On June 16, 2010 Lance Austin Olsen’s home was broken into. His computer, backup hard drives, cameras and miscellaneous other equipment were taken – and with them, over a decade’s worth of irreplaceable digital sound and visual artworks. In his typical fashion, Olsen proclaimed that it was an opportunity to start again with a blank page.
This re-release of THIEF includes a second composition by Jamie Drouin, as well as two digital prints (one from each artist). It was decided to remove these items from the original album version, but they have now been added back to extend the themes of theft, loss, and invasion of private space.
Above all, originator of strong abstract visuals, Lance Austin Olsen has gradually curled up into the hank of sound experimentations. Here, from a despicable tabloid event, and the definitive evaporation of a section of his personal archives due to a burglary, he mutates this traumatic experience into an introspective throbbing soundtrack. Long sizzling layer of rubbings, of slowed down, dusty, fogged sounds, subterranean world in dismay, reflection of an obscure side, link onto a mistreated unconscious, a torn to pieces memory.
As a painter, he proceeds by assemblage of small dashes, and grouping of sound incidences till forming in the end a disturbing audio-montage close in spirit to Eraserhead. Last sighs of outdated equipment, round dance of dazed steps on lost paths, difficult breathings, metaphorical jolts of machines in distress. Lance Austin Olsen, through a dreamlike subterfuge, exorcizes his fears, his anger, and makes us slide into a grim universe, a kind of hidden groove, a grey blurred surface whom bumps peep out, and whom thick mystery excites our imaginary like so many spectral charcoal strokes…a backdoor onto the darkness of stolen moments, though recovered by the grace of a saving creative gesture.
“Thief” far more than the narration of a plundering forms part of a brilliant attempt of restitution, of self peace, a cure to recommend against these ambient evil things which threaten with wearing down our lives.
A totally fascinating work.
Daniel Crokaert | The Field Reporter
The album’s title comes from the personal situation Olsen found himself in after his flat was burgled in 2010. Having had his computer, camera, back up drives and just about everything else stolen he lost about a decade’s worth of archived material, both audio recordings, and as Olsen is a very fine abstract painter, also a lot of visual work. Placed in the position of having to start again with a clean slate, Olsen set about making this work, which is apparently something of a departure from his earlier field recording based solo work. While Thief apparently references some of the earlier recordings (I don’t have any of them sadly, though have just ordered one out of curiosity) but also strips things down, away from what was apparently a busier set of earlier pieces. The resulting work here is a twenty-five minute track made up of blended and sequenced field recordings but with a very particular, subtle, and very attractive feel to them.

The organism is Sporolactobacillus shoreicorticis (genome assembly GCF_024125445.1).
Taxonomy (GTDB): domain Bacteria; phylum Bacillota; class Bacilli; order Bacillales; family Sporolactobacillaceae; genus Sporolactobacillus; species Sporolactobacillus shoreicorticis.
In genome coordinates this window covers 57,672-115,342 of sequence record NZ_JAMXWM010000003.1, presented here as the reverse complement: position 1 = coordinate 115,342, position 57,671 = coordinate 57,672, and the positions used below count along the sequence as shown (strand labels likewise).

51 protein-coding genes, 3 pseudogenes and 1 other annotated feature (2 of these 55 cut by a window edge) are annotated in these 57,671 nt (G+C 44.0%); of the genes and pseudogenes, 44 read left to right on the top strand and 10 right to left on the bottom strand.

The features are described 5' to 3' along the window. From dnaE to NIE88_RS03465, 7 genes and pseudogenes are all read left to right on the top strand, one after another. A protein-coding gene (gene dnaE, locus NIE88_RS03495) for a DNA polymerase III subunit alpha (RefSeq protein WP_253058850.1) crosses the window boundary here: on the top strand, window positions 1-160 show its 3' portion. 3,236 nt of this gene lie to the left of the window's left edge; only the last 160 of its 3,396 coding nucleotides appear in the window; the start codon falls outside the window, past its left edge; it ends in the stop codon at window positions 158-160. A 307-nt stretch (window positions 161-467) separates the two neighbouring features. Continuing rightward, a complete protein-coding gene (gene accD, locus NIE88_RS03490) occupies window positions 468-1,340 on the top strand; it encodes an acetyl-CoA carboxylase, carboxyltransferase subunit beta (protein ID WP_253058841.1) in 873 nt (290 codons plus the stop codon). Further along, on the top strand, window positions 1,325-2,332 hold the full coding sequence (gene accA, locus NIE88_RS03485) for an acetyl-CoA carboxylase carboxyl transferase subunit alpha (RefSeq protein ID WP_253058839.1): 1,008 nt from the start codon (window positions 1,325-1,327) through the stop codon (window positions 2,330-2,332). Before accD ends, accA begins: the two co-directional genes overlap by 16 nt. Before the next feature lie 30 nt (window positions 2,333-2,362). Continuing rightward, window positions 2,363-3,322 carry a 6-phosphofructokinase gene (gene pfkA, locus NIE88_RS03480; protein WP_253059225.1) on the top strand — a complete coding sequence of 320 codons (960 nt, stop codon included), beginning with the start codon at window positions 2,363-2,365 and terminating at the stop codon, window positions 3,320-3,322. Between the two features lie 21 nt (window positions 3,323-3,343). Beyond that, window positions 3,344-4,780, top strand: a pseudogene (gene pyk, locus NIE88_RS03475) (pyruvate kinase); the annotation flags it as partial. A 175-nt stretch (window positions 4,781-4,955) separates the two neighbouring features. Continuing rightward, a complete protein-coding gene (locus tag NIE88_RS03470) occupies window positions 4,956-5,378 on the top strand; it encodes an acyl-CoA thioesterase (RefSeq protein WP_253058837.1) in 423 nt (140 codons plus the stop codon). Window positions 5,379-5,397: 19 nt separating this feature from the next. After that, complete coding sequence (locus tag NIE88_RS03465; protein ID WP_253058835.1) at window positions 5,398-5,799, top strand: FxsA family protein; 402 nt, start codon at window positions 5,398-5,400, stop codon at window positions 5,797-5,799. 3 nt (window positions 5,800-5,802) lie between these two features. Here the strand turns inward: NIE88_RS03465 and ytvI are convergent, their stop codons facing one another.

The majority of the music here is quiet and apparently minimal. Casual listening reveals a grey blur not dissimilar to the beautiful image Olsen provides to accompany the release. Only in a few places do the recordings break through with any real clarity, and mostly what we hear resembles that awkward feeling you have when you get water caught in your ears and your hearing is impaired for a while- blurry, cloudy, masked by a kind of continuous heavy white noise. I suspect though that no treatment has been done to any of the recordings used, and that the music here is made up of carefully recorded and then selected sections that each retain a similar character- a quiet, soft grey texture spiked here and there with little details, occasionally recognisably, but on the whole mostly alien sounding knocks and taps. The overall impact is one of little happening unless you listen carefully (for me this is one that improved a lot using headphones) but when you delve deep into the greyness there is a lot taking place, even though a good part of it remains unidentifiable. However there are some nice moments. A long period of someone, presumably Olsen, huffing and puffing as his feet are caught trudging along somewhere stony ends with an exhausted declaration of “fuck it”. Elsewhere what sounds like weather systems buffeting microphones is matched with what feels like the kind of cloudy scuffing and scraping you hear when someone calls you by mistake and their phone remains in their pocket as you listen to them go about their day. (Not heard this before? You need a girlfriend like mine!) The overriding sensation is one of impaired overhearing of everyday events, masked by the immediacy of the hazy gauze placed in front of it. There are moments when the details break through. A short burst of what sounds like manic high-speed clockwork around the nine minute mark is one such example, but there are several, though you have to wait for them. Thief is a lovely little piece anyway, a study in how minimal, seemingly similar elements can combine to produce work that exists firmly and confidently in one area, and yet also reveal a lot more to those willing to take the time to peel back the skin. Its a free download anyway, so you can grab it for nothing and not feel the guilt of the thief, and I recommend you do.